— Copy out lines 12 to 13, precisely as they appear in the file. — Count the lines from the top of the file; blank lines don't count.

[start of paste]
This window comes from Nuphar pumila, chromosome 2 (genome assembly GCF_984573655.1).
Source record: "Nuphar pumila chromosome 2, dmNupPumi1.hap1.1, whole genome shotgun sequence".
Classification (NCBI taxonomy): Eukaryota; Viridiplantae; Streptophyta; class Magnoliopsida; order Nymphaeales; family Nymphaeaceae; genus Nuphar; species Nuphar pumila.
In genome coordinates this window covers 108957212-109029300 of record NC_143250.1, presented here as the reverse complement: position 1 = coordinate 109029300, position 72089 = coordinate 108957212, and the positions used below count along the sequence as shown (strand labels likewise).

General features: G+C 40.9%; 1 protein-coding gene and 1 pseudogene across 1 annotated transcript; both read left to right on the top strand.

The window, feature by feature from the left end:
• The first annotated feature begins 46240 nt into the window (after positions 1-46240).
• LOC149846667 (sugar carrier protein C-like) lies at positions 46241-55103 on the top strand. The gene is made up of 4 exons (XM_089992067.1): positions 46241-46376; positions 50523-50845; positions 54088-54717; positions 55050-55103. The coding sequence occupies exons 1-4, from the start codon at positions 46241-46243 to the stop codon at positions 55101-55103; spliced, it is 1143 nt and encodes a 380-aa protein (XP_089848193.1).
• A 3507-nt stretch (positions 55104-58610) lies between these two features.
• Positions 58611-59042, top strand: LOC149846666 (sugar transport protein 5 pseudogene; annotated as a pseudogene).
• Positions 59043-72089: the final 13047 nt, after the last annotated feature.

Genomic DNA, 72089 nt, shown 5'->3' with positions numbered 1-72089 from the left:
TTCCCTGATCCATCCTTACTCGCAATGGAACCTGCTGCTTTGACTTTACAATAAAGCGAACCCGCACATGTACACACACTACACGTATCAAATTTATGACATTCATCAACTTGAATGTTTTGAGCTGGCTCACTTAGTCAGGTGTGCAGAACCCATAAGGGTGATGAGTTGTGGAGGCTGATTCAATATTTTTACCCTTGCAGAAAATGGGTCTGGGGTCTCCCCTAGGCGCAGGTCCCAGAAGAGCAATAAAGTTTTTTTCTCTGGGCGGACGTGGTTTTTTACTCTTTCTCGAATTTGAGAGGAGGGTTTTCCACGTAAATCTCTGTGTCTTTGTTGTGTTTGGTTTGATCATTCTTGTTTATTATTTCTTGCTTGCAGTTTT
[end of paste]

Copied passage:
Genomic DNA, 72089 nt, shown 5'->3' with positions numbered 1-72089 from the left:
TTCCCTGATCCATCCTTACTCGCAATGGAACCTGCTGCTTTGACTTTACAATAAAGCGAACCCGCACATGTACACACACTACACGTATCAAATTTATGACATTCATCAACTTGAATGTTTTGAGCTGGCTCACTTAGTCAGGTGTGCAGAACCCATAAGGGTGATGAGTTGTGGAGGCTGATTCAATATTTTTACCCTTGCAGAAAATGGGTCTGGGGTCTCCCCTAGGCGCAGGTCCCAGAAGAGCAATAAAGTTTTTTTCTCTGGGCGGACGTGGTTTTTTACTCTTTCTCGAATTTGAGAGGAGGGTTTTCCACGTAAATCTCTGTGTCTTTGTTGTGTTTGGTTTGATCATTCTTGTTTATTATTTCTTGCTTGCAGTTTT